By TaRessa Stovall
This article originally appeared on The Nosher.
My #BLEWISH ancestry shows up in different ways. My maternal DNA is Ashkenazi-Russian Jewish. On the paternal side, like many African Americans, my ancestors are a swirl of Black, Native American, and European White — largely German, though I don’t know how much of that was added to the mix consensually.
Rosalyn and Kelly, my parents, were married in Seattle, Washington long before the Supreme Court made unions like theirs fully legal throughout the United States. But unlike many interracial couples, they grew up together during the Depression in North Minneapolis, where Black people and Jewish people were “allowed” to live side by side.
My parents divorced when I was two, just before my younger brother was born. Mom raised us in the very diverse Central Area of Seattle, which (pre-gentrification) was where many Black and Asian people resided.
My mother was proud of her Jewish heritage. While she wasn’t religiously observant, she did send my brother and I to Hebrew school. “I want you to learn about my people’s history, culture, and beliefs,” she explained.
Food was my mother’s love language and a form of spiritual expression. Everything from the simplest dishes to elaborate meals were always cooked to perfection. Most Sundays, she turned out a soul food feast with chicken (baked, not fried), collard greens, candied yams, rice, and often black-eyed peas. Sometimes she even threw in a sweet potato pie. My father had tutored her in creating these delicacies during their years together.
When it came to traditional Jewish dishes, she didn’t cook many, though she’d rhapsodize about her mother’s knishes, rugelach, and schmaltz. But she was serious about her chicken soup. She cooked it old school: a whole chicken, plump chunks of carrots, silvered slices of celery, and plenty of “nature’s antibiotics:” onion and garlic. Sometimes she added noodles; other times, rice. One thing was certain: Mom’s chicken soup was a powerful healing elixir for body, mind, spirit, and soul. And true to form, she whipped some up and administered it at the first sign of any illness.
My approach to cooking is more serviceable than spiritual, and I don’t have my mom’s gift for making everything flawless. But I have carried on the traditions of two cherished dishes: collard greens and chicken soup. My now-grown son and daughter request and expect collard greens for every holiday meal, and they grew up eating chicken soup as a cure-all. Their adult palates are more vegetarian–vegan, so the chicken soup tradition might well end with my generation. But the spirit of healing chicken soup lives on in spirit and memory. Who knows, maybe they’ll come up with a non-poultry option.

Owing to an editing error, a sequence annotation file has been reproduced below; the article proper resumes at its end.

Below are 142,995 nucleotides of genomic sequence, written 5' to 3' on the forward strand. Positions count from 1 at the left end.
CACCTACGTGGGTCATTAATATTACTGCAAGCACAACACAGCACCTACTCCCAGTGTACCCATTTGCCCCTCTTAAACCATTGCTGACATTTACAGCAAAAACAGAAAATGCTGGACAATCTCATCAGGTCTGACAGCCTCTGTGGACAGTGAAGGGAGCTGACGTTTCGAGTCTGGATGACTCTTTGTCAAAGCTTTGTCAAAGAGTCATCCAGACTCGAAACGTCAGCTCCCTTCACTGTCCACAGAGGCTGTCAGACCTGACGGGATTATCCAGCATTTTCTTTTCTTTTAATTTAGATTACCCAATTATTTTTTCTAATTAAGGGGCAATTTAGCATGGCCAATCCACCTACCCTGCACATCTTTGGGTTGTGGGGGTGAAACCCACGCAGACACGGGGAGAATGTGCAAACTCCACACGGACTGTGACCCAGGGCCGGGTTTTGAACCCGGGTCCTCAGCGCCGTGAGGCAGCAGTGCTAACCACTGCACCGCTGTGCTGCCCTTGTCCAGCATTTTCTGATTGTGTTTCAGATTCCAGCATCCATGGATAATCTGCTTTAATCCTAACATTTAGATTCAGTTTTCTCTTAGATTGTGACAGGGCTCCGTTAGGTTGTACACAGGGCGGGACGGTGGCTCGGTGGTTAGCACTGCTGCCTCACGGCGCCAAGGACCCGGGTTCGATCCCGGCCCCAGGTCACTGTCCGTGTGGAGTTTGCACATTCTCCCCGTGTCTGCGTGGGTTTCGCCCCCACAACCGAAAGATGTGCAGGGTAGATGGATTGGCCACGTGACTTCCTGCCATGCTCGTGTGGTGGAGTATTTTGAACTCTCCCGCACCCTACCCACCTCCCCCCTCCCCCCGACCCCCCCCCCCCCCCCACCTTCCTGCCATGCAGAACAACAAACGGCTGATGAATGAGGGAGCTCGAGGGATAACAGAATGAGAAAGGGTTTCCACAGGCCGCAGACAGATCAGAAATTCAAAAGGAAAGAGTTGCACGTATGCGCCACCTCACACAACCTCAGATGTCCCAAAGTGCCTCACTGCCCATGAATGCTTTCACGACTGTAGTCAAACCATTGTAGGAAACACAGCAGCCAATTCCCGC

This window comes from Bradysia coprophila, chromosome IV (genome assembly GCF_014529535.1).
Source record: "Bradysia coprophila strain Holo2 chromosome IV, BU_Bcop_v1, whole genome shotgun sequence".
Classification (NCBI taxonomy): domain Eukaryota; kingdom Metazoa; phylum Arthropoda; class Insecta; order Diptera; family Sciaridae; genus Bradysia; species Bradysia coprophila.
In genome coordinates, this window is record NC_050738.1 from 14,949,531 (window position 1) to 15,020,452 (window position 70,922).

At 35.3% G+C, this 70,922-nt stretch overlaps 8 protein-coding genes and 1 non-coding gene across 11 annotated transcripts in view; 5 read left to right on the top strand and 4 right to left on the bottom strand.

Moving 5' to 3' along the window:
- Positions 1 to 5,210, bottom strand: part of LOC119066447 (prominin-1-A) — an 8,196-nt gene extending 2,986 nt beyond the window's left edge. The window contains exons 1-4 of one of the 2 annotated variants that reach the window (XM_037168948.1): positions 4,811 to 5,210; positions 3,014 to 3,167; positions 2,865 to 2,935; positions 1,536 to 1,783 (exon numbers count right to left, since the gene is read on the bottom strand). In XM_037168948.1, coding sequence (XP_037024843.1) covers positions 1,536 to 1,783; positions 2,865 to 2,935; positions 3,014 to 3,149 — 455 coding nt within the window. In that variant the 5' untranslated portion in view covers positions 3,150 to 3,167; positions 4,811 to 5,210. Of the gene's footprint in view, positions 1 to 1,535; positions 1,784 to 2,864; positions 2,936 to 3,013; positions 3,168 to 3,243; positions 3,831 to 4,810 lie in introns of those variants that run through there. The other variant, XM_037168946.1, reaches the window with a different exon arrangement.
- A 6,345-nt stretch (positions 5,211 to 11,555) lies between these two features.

Every New Year’s Eve, my mother cooked collards and black-eyed peas, and made sure we all ate at least a little before midnight. “The greens are for money, and the peas for good luck,” she’d remind us. I didn’t realize how deeply this was rooted in African American tradition until I moved to the South.
I thought all the mothers of Mixed-Black children were experts at preparing soul food. It wasn’t until I was grown that I realized how extraordinary my mother was. As my brother and I brought people from different places into our multicultural home, I watched in amazement as she mastered their traditional dishes as well from lumpia and adobo for my brother’s Filipina girlfriend to berbere and Doro Wot for my Ethiopian beau.
My mother’s eclectic approach to culinary expression taught me a lot about being from a mixed-race background. Her kitchen was a living laboratory of what we now call diversity. She learned and then produced the dishes from different cultures with reverence and seasoned them with love. They mirrored her approach to people and life: open-minded and open-hearted with a hearty appreciation for the cultural spice of life.
Unlike my late mother, I normally take shortcuts in the kitchen. But chicken soup and collard greens are sacred, and require elaborate rituals, often taking a couple of days. I clear my counters and my schedule, and savor the opportunity to commune with my parents and to reflect on the paths of their ancestors that brought them together in a rule-breaking love with the audacity to produce children who were destined to live outside the lines.
And when I place small amounts of those special dishes upon my ancestral altar, I give special thanks for the vision, heart, and culinary prowess of a mama who spoke — and cooked — Yiddish and jazz.*
*I borrowed the phrase, “a mother who speaks Yiddish and jazz” from my #BLEWISH sister-author Lisa Jones and her wonderful book Bulletproof Diva.
Make sure to Check out TaRessa Stovall’s most recent book Swirl Girl: Coming of Race in the USA.
More In News
- The Jewish Museum of Maryland and The Associated will present a series of virtual events celebrating the 175th anniversary of the Lloyd Street Synagogue. read more
- The Maryland/Israel Development Center recently launched the BizRepUSA program to help Israeli companies find qualified business development representatives and contacts in the U.S. marketplace even while international travel is largely … read more
- Ginsburg's death came on the eve of Rosh Hashanah and six weeks before the U.S. presidential election. read more
- The University System of Maryland Board of Regents recently selected longtime University of Maryland, Baltimore leader Dr. Bruce E. Jarrell as UMB's seventh president. read more